It’s a solid issue that portrays Batman surprisingly well. Not only do we spend quite a bit of time in the batcave, but we see Red Hood and Alfred discussing the recent events of Batman Inc. and we see a Batman who is level headed and acts as concerned friend toward Superman and Wonder Woman. The opening pages that take place within the Batcave are easily the most compelling. You can find those pages at various sites right now as a free preview and in them you’ll see that someone has managed to break into Batman’s liar. But it’s not so much that they broke in that interests me, it’s that all of the cave’s security functions fully authorized this person’s entrance. Who could it be?
Beyond that we get to see more from the new recruits, Atom and Firestorm, who add levity to an issue that deals quite heavily with team politics. Superman and Wonder Woman’s romance is causing more problems and for some reason these characters are being portrayed as naive teenagers who don’t seem to grasp how a union between the most powerful man and woman on the planet could make folks uneasy. And the way Wonder Woman talks to Superman in their alone time is definitely reminding me of the video game and tie-in comic Injustice: Gods Among Us. It’s beginning to look more and more like their union will play a major role in the much anticipated Trinity War. Wonder Woman and Superman need to grow up and have a stronger presence on the team. As it stands, Cyborg and Batman are the most mature and responsible players while Aquaman and Green Lantern are both MIA because they have their own problems and Flash continues to struggle to find anything worth doing on this team.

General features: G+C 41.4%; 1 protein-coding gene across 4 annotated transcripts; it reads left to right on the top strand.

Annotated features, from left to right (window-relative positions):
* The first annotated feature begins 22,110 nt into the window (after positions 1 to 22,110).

The Justice League portion of the book flies by and as always, Ivan Reis’ artwork looks amazing. Some of the pages with Atom and our surprise villain were the most breathtaking for me. However, the “WTF” cover of this issue was quite misleading. There really isn’t anything all that shocking to speak of in this issue. Easily one of the most tame comics to come out of this month’s event.
As you can imagine, the Shazam backup continues to be beautifully illustrated and incredibly fun and entertaining. Now that Billy is running around with the rest of the kids, the book has taken on a bit of a Goonies quality and there’s nothing wrong with that. Who doesn’t like The Goonies? But most importantly, we get a glimpse at Black Adam’s origin and that could definitely surprise some people. I know I’m sounding like a broken record here, but the Shazam backups are consistently the best part of buying this comic and I wish the character had his own solo series.
This is a comic worth picking up I think. The twist at the end of the last issue is hardly addressed so in a way this feels like a fresh new start and a good jumping on point for new readers. Great art, cool action, and as this arc chugs along in coming months it looks like we’re going to have a pretty formidable bad guy. It’s not as impressive as the Throne of Atlantis saga, but it’s entertaining enough.